(Dannyboy) Certainly, we can repent (change course) and turn to God throughout our lives, but none of it is pending or meriting salvation, which has already been granted when we first repented, and believed, whereby we were saved.
(Cristoiglesia) I contend that Scriptures cannot be reconciled with the Calvinist inspired belief in OSAS. OSAS is certainly a doctrine from hell saying that one cannot fall away from the faith regardless of their sinfulness. That all that is required is a one time emotional recognition of Christ and they are forever justified, sanctified and saved for all eternity. They can remain sinful creatures in reality but Christ’s blood will cover that sin so that they can be smuggled into heaven as a dirty sinful soul. Yet the person who is not a sinful person has no hope of heaven unless he has this one emotional recognition of Christ. That would tend to make one question the just nature of God.
Let us start out with Romans 10 that Calvinists use to prove OSAS and site verses 14-17. They read as follows:
(Rom 10:14 DRB) How then shall they call on him in whom they have not believed? Or how shall they believe him of whom they have not heard? And how shall they hear without a preacher?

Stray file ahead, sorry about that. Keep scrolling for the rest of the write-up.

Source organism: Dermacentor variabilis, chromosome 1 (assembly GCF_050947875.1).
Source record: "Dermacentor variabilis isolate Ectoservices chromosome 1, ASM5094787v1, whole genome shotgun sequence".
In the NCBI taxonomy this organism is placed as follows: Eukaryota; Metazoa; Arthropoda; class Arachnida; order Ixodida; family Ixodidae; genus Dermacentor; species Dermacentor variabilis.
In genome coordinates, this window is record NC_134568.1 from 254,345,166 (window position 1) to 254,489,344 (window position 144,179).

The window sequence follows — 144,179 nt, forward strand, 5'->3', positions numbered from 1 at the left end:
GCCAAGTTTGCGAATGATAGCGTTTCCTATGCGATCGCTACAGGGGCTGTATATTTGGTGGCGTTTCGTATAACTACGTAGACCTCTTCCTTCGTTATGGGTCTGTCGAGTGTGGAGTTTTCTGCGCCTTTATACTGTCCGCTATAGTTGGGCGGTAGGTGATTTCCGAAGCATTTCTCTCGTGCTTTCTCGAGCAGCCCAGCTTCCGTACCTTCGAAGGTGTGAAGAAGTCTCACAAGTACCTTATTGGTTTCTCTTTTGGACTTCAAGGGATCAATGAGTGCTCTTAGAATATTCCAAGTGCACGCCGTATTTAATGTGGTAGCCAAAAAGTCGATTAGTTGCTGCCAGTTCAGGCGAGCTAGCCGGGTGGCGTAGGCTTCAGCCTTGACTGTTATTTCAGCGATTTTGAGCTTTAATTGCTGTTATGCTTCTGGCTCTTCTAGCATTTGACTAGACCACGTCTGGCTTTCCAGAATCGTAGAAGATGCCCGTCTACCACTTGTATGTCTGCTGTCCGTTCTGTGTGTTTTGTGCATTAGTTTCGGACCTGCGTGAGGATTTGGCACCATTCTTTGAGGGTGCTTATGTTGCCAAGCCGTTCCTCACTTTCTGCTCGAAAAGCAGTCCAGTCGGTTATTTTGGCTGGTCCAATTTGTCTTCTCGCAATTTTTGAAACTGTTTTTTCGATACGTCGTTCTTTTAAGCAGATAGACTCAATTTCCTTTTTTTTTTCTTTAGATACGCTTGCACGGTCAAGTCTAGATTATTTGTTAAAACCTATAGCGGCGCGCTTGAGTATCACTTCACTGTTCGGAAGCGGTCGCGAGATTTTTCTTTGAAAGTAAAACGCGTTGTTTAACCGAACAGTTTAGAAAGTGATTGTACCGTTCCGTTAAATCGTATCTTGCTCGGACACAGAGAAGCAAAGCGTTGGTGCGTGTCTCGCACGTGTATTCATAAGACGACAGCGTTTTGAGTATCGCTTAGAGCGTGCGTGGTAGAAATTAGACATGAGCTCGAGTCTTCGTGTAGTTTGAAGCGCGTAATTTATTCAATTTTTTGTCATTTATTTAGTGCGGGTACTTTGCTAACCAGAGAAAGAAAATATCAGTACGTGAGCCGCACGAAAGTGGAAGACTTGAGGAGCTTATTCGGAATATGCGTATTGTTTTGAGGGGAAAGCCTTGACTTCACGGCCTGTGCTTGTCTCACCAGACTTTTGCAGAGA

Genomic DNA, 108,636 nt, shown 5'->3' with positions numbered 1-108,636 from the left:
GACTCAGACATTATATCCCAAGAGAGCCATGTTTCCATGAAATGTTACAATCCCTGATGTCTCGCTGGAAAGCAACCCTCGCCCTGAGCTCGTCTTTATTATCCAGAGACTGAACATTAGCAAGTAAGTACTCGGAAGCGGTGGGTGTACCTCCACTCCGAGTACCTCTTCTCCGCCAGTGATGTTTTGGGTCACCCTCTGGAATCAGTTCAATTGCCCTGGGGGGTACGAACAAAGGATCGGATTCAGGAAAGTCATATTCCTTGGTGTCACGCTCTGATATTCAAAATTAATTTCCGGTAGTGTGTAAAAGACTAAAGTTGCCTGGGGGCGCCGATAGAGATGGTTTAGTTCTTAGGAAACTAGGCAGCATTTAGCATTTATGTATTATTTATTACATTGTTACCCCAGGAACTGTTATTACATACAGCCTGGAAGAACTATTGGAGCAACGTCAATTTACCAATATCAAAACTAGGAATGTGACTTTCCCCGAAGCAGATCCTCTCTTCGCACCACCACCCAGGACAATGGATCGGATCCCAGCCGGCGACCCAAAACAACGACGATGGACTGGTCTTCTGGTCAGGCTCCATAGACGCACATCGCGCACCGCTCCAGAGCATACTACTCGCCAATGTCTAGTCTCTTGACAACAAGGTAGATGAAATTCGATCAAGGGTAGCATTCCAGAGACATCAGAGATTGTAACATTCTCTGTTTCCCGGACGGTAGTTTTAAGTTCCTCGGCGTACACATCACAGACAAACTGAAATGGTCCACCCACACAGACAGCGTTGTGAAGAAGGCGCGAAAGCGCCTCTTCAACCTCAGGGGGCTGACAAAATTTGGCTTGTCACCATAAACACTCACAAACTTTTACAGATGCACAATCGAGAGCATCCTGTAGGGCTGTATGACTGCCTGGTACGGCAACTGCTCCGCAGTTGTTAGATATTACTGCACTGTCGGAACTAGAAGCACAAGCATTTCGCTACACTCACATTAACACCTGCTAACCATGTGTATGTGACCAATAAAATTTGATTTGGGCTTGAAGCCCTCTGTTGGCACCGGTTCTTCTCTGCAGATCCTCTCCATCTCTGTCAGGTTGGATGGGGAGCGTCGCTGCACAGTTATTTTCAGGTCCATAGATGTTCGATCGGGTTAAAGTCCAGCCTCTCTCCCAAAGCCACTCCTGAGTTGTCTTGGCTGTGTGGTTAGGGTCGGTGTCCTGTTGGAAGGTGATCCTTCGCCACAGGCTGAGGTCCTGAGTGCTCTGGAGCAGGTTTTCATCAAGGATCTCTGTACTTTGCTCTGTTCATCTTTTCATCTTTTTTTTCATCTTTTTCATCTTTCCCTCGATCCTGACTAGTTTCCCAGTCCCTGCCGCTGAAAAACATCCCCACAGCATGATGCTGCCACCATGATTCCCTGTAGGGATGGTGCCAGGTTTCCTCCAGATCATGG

(Rom 10:15 DRB) And how shall they preach unless they be sent, as it is written: How beautiful are the feet of them that preach the gospel of peace, of them that bring glad tidings of good things?
(Rom 10:16 DRB) But all do not obey the gospel. For Isaias saith: Lord, who hath believed our report?
(Rom 10:17 DRB) Faith then cometh by hearing; and hearing by the word of Christ.
Obviously these verses have nothing to do with Calvin’s doctrine of eternal security but instead speak of our commission by Christ to spread the Gospel.
Calvinists will then offer as proof John 6 verses 37-40. They read as follows:
(Joh 6:37 DRB) All that the Father giveth to me shall come to me: and him that cometh to me, I will not cast out.
(Joh 6:38 DRB) Because I came down from heaven, not to do my own will but the will of him that sent me.
(Joh 6:39 DRB) Now this is the will of the Father who sent me: that of all that he hath given me, I should lose nothing; but should raise it up again in the last day.
(Joh 6:40 DRB) And this is the will of my Father that sent me: that every one who seeth the Son and believeth in him may have life everlasting. And I will raise him up in the last day.
There are a couple of things being taught here. First of all Jesus is making it clear that He is not working independently from the Father but is within the will of the Father. Secondly, Jesus was giving assurance of all that come to Him that if they trust in Him and believe that they can rely in Him to overcome the snares of Satan which could cause them to fall away. They are not immune to the seduction of temptation but through the grace given by Christ may endure to the end. If one was to try to use these verses to support OSAS they would have to acknowledge the meaning here to be in support of universal salvation. Theses verses do not support OSAS or universal salvation.